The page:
IPython2CWL: Convert Jupyter Notebook to CWL

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IPython2CWL is a tool for converting IPython Jupyter Notebooks to CWL Command Line Tools by simply providing typing annotation.

from ipython2cwl.iotypes import CWLFilePathInput, CWLFilePathOutput
import csv
input_filename: 'CWLFilePathInput' = 'data.csv'
with open(input_filename) as f:
    csv_reader = csv.reader(f)
    data = [line for line in csv_reader]
number_of_lines = len(data)
result_file: 'CWLFilePathOutput' = 'number_of_lines.txt'
with open(result_file, 'w') as f:
    f.write(str(number_of_lines))

IPython2CWL is based on repo2docker, the same tool used by mybinder. Now, by writing Jupyter Notebook and publishing them, including repo2docker configuration, the community can not only execute the notebooks remotely but can also use them as steps in scientific workflows.

  • Install ipython2cwl: pip install ipython2cwl
  • Ensure that you have docker running
  • Create a directory to store the generated cwl files, for example cwlbuild
  • Execute jupyter repo2cwl https://github.com/giannisdoukas/cwl-annotated-jupyter-notebook.git -o cwlbuild

HOW IT WORKS?

IPython2CWL parses each IPython notebook and finds the variables with the typing annotations. For each input variable, the assigment of that variable will be generalised as a command line argument. Each output variable will be mapped in the cwl description as an output file.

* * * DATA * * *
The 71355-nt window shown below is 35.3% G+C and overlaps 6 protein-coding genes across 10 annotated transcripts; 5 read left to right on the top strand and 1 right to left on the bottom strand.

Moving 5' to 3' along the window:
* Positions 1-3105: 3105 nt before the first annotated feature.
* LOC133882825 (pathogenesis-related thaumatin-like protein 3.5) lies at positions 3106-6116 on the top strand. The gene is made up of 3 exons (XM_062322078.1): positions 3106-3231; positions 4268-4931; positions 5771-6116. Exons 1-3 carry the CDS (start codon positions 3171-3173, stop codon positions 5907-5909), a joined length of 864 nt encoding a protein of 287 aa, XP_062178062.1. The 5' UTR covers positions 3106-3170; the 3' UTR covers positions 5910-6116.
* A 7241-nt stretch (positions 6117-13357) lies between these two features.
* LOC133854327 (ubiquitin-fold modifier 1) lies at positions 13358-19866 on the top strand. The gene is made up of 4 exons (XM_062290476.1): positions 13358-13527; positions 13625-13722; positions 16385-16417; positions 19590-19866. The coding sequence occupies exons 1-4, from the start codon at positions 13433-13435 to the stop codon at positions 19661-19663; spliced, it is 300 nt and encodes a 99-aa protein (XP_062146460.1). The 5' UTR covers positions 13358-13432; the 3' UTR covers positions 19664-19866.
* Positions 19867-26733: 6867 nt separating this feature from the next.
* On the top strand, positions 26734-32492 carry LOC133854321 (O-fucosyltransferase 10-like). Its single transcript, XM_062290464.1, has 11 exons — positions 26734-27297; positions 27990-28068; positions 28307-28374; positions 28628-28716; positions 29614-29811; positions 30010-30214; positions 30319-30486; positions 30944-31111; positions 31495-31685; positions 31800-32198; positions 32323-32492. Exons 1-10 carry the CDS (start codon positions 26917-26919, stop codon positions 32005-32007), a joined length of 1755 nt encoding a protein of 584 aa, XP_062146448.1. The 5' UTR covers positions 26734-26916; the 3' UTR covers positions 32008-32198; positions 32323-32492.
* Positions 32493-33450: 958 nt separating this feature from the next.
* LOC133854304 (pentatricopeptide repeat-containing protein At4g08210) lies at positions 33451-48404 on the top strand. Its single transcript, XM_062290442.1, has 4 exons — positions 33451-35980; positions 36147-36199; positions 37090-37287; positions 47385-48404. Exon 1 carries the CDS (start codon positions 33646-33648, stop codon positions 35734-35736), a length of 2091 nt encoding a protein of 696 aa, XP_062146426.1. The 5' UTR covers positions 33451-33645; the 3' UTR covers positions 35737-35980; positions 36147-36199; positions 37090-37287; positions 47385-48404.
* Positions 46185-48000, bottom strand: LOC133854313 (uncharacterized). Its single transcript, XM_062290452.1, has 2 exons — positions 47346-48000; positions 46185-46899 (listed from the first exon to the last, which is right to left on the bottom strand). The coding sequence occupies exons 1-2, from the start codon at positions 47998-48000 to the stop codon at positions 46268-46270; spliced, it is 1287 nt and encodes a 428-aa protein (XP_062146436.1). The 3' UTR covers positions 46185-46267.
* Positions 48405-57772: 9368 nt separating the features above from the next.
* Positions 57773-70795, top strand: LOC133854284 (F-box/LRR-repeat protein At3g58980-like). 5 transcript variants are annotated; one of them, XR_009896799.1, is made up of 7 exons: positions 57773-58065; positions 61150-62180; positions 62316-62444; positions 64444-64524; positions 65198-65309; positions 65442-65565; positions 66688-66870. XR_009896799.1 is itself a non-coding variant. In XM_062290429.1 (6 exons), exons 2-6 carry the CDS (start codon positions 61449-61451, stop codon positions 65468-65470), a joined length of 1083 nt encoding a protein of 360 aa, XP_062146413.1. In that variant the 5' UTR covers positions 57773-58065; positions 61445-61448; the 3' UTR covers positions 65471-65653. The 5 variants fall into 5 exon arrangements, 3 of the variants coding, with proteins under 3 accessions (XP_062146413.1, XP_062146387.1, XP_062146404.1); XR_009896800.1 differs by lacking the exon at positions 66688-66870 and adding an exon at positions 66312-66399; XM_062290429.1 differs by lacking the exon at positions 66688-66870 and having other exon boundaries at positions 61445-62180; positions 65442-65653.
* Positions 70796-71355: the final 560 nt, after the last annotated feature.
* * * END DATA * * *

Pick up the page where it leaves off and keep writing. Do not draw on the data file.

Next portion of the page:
SUPPORTED TYPES

Basic Data Types

Each variable can be an input or an output. The basic data types are:

  • Inputs:
    • CWLFilePathInput
    • CWLBooleanInput
    • CWLStringInput
    • CWLIntInput
  • Outputs:
    • CWLFilePathOutput
    • CWLDumpableFile
    • CWLDumpableBinaryFile

Complex Dumpables Types

Dumpables are variables which are able to be written to a file, but the jupyter notebook developer does not want to write it, for example to avoid the IO overhead. To bypass that, you can use Dumpables annotation. See dump() for more details.

class ipython2cwl.iotypes.CWLBooleanInput

Use that hint to annotate that a variable is a boolean input. You can use the typing annotation as a string by importing it. At the generated script a command line argument with the name of the variable will be created and the assignment of value will be generalised.

>>> dataset1: CWLBooleanInput = True
>>> dataset2: 'CWLBooleanInput' = False
class ipython2cwl.iotypes.CWLDumpable

Use that class to define custom Dumpables variables.

classmethod dump(dumper: Callable, filename, *args, **kwargs)

Set the function to be used to dump the variable to a file.

>>> import pandas
>>> d: CWLDumpable.dump(d.to_csv, "dumpable.csv", sep="\t", index=False) = pandas.DataFrame(
...     [[1, 2, 3], [4, 5, 6], [7, 8, 9]]
... )

In that example the converter will add at the end of the script the following line: >>> d.to_csv(“dumpable.csv”, sep=”t”, index=False)

Parameters:
  • dumper – The function that has to be called to write the variable to a file.
  • filename – The name of the generated file. That string must be the first argument in the dumper function. That file will also be mapped as an output in the CWL file.
  • args – Any positional arguments you want to pass to dumper after the filename
  • kwargs – Any keyword arguments you want to pass to dumper
class ipython2cwl.iotypes.CWLDumpableBinaryFile

Use that annotation to define that a variable should be dumped to a binary file. For example for the annotation:

>>> data: CWLDumpableBinaryFile = b"this is text data"

the converter will append at the end of the script the following lines:

>>> with open('data', 'wb') as f:
...     f.write(data)

and at the CWL, the data, will be mapped as a output.

class ipython2cwl.iotypes.CWLDumpableFile

Use that annotation to define that a variable should be dumped to a text file. For example for the annotation: